Prayer to My Guardian Angel and Some Other Thoughts

angels.jpg

For an update and additional comments on this article see angels.

O Holy Angel, who stand by my wretched soul and my passionate life: do not abandon me, a sinner, neither depart from me because of my lack of self-control. Leave no room for the evil demon to gain control of me through the violence of this mortal body. Strengthen my weak and feeble hand, and instruct me in the path of salvation. O holy Angel of God, the guardian and protector of my wretched soul and body: forgive all the sorrows I have caused you, every day of my life. If I have sinned in this past night, protect me during this day. Keep me from every adverse temptation, that I may not anger God by any sin. Pray to the Lord for me, that He may establish me in His fear and make me, His servant, worthy of His goodness. Amen.

My wife recently asked me, “Do you know the prayer to the Guardian Angel?” I admitted that I was familiar with the prayer but she said, “No. I mean have you learned it yet?” I admitted I had not (she memorizes things much more easily than I do – that’s my first excuse). But it turned my attention to this simple prayer, and to the remembrance of my guardian angel. In Orthodoxy, by prayer, an angel is specifically assigned to your life as part of the rite of Baptism. I’ve always liked that fact, and known that my angel watches over me.

Many people associate Guardian Angels with “getting out of a close one” or barely avoiding a wreck. While traveling in England this summer, we apparently ran a red light on a roundabout (they rarely have lights on roundabouts so we were unprepared). A car pulled out, and all of us in the car were completely convinced by our eyes that we must have hit this car. By visual report it is impossible that we did not hit this car – but there was no sound. There was a bit of a dirty look and the other car drove on. We got out just a short bit down the road to see if we had been hit or touched in any way. There was no evidence. Part of me wanted to go back and look for feathers, thinking surely that a Guardian Angel had been injured in the event (I don’t think that’s actually possible).

But there is great comfort in thoughts of my Guardian Angel. According the traditional teaching, though, the task of my Guardian Angel is not to make up for my lack in driving skills (although I did not drive in England) but to see me safely to the harbor of salvation. “Safe” is the same thing as “saved,” and that’s not over ’til it’s over.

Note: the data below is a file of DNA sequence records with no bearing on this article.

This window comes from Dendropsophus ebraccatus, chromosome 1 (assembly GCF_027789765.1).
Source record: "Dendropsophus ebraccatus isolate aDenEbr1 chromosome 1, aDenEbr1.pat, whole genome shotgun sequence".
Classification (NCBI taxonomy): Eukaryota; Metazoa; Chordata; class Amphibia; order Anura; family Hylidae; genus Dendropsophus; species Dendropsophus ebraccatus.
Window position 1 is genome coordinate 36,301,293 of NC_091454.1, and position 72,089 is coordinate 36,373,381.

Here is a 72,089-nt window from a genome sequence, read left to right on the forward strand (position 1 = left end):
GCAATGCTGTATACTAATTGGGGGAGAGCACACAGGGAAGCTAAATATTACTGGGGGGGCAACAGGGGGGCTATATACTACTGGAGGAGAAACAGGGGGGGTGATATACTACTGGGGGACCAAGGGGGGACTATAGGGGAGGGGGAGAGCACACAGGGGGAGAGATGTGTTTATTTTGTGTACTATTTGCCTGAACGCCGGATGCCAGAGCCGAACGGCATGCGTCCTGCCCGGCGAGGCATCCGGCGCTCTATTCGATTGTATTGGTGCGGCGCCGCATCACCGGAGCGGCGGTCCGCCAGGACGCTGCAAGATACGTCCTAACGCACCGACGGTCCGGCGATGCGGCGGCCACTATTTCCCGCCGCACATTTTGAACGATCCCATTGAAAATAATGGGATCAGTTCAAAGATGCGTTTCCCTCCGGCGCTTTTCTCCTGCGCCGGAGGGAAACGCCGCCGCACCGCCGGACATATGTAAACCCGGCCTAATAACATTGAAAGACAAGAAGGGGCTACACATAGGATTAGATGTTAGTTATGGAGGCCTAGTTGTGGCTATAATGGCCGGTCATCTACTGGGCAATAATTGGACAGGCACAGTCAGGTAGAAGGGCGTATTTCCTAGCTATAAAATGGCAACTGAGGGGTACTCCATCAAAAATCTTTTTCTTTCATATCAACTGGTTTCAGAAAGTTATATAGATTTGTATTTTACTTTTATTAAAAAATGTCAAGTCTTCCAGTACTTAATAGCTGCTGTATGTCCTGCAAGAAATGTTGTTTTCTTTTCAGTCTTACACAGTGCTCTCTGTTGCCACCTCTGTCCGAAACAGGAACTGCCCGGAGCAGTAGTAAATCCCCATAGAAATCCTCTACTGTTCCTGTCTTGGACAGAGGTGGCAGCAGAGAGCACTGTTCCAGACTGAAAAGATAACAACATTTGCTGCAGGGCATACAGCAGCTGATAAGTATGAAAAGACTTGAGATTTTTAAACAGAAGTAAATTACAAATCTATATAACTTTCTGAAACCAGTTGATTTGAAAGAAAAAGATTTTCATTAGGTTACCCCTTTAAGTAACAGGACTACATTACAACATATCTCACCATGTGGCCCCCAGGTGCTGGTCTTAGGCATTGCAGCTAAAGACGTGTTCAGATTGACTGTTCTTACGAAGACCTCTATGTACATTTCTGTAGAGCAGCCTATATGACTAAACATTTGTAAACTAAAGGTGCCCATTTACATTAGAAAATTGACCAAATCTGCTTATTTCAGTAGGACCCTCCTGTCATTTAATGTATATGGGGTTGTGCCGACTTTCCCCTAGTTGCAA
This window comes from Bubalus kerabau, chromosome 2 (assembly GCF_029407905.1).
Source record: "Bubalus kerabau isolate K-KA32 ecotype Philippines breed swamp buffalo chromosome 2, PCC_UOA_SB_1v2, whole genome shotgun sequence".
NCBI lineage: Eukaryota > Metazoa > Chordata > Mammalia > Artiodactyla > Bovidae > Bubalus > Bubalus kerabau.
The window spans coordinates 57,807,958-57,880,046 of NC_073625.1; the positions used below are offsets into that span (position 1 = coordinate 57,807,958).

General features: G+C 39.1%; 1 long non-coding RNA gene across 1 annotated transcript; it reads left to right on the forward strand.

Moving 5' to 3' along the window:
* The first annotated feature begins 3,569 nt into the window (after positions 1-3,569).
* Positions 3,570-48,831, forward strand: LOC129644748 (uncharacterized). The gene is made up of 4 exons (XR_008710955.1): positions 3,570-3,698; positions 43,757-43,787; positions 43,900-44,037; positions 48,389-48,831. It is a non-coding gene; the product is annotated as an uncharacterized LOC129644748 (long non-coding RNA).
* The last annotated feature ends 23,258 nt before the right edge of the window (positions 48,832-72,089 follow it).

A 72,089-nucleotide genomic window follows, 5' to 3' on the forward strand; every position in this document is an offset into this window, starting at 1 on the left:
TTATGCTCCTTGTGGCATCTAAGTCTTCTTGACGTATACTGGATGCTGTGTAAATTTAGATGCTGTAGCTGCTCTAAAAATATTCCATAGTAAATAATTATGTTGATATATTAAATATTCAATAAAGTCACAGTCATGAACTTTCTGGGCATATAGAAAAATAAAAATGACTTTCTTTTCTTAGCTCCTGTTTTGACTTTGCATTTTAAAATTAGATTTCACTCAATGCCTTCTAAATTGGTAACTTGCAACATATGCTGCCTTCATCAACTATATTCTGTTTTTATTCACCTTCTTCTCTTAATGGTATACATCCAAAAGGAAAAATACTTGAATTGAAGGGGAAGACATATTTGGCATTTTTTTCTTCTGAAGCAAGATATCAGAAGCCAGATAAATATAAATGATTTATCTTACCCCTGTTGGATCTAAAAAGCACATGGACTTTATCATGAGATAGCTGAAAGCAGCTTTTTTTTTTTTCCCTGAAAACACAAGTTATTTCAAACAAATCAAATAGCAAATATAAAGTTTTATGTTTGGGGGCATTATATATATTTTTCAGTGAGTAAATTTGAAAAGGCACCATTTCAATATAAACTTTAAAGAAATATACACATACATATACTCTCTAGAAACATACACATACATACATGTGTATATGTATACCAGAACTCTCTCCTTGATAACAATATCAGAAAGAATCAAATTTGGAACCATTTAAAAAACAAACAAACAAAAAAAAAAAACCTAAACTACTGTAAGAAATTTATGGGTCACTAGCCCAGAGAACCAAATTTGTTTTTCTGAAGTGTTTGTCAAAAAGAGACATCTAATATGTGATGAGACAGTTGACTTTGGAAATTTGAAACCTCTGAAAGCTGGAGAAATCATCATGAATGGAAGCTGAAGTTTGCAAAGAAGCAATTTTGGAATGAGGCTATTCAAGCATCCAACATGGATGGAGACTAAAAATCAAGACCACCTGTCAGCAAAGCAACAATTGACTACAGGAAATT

Another prayer you will find written no where else. It was created by my son when he was four years old (that was almost 16 years ago). He had a small statue of St. Michael the Archangel beside his bed on his nightstand. He liked it so we bought it for him. It was a very manly Michael, with a great and terrible sword drawn, and the devil, stuck beneath one of Michael’s feet, writhing helplessly.

My son’s prayer (still a family favorite):

Dear St. Michael, guard my room.

Don’t let anything eat me or kill me.

Kill it with your sword. Kill it with your sword. Amen.

Now that’s a fine prayer, particularly for a four year-old. I’m not certain what made him think of things that would eat him, but when you’re four, it’s good to cover all possibilities. The prayer worked. He has been safe all these years. The only thing eaten in his room have been several tons of pizza.

I do not really understand the objections that Protestants have to such prayers. I’m told “there is only one mediator between God and man, the Man Christ Jesus.” Well, of course. But that sense of mediation is a meaning of the word that Christ alone could perform. No angel, no other creature can unite me to God. Only God become man is able to unite man to God.

But we’re talking about prayer, not union, per se. Can someone else pray for me? I hope so and the last time I checked, even Protestants are allowed to pray for me (please do). Can angels pray for me (yes they can and they do). Is it wrong to ask them to do so or thank them for it (certainly not). Can saints in heaven pray for me (the Bible says they do). Is it wrong to ask them (Holy Tradition says it is not). In the Parable of the Rich Man and Lazarus, the Rich Man prays to “Father Abraham” to intercede with Lazarus for him. It is of no use in his case, but he was not rebuked for speaking to Abraham. Being told “No,” and being rebuked for even having the conversation are two very different things.